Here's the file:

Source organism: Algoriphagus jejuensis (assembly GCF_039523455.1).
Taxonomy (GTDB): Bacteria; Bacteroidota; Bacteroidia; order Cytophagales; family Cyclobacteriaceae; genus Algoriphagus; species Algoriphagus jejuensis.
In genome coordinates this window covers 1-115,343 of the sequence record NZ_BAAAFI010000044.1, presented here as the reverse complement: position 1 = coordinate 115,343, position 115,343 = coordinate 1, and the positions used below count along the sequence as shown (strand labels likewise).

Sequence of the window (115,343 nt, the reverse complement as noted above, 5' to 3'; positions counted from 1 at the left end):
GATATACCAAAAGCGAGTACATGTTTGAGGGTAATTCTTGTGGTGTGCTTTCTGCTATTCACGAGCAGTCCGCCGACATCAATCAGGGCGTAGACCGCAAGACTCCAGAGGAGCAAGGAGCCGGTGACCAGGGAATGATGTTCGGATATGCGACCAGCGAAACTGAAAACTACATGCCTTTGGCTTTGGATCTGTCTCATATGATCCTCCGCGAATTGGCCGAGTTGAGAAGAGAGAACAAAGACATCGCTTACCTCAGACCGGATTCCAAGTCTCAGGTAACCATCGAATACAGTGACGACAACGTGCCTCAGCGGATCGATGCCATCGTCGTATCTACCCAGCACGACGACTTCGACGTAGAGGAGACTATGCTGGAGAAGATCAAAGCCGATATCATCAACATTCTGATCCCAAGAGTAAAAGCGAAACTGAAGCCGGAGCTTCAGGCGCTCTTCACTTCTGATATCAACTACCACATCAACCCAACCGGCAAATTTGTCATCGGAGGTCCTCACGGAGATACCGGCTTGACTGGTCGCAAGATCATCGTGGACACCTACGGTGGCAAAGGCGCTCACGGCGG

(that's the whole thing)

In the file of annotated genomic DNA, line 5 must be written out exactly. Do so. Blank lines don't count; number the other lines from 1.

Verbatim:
GATATACCAAAAGCGAGTACATGTTTGAGGGTAATTCTTGTGGTGTGCTTTCTGCTATTCACGAGCAGTCCGCCGACATCAATCAGGGCGTAGACCGCAAGACTCCAGAGGAGCAAGGAGCCGGTGACCAGGGAATGATGTTCGGATATGCGACCAGCGAAACTGAAAACTACATGCCTTTGGCTTTGGATCTGTCTCATATGATCCTCCGCGAATTGGCCGAGTTGAGAAGAGAGAACAAAGACATCGCTTACCTCAGACCGGATTCCAAGTCTCAGGTAACCATCGAATACAGTGACGACAACGTGCCTCAGCGGATCGATGCCATCGTCGTATCTACCCAGCACGACGACTTCGACGTAGAGGAGACTATGCTGGAGAAGATCAAAGCCGATATCATCAACATTCTGATCCCAAGAGTAAAAGCGAAACTGAAGCCGGAGCTTCAGGCGCTCTTCACTTCTGATATCAACTACCACATCAACCCAACCGGCAAATTTGTCATCGGAGGTCCTCACGGAGATACCGGCTTGACTGGTCGCAAGATCATCGTGGACACCTACGGTGGCAAAGGCGCTCACGGCGG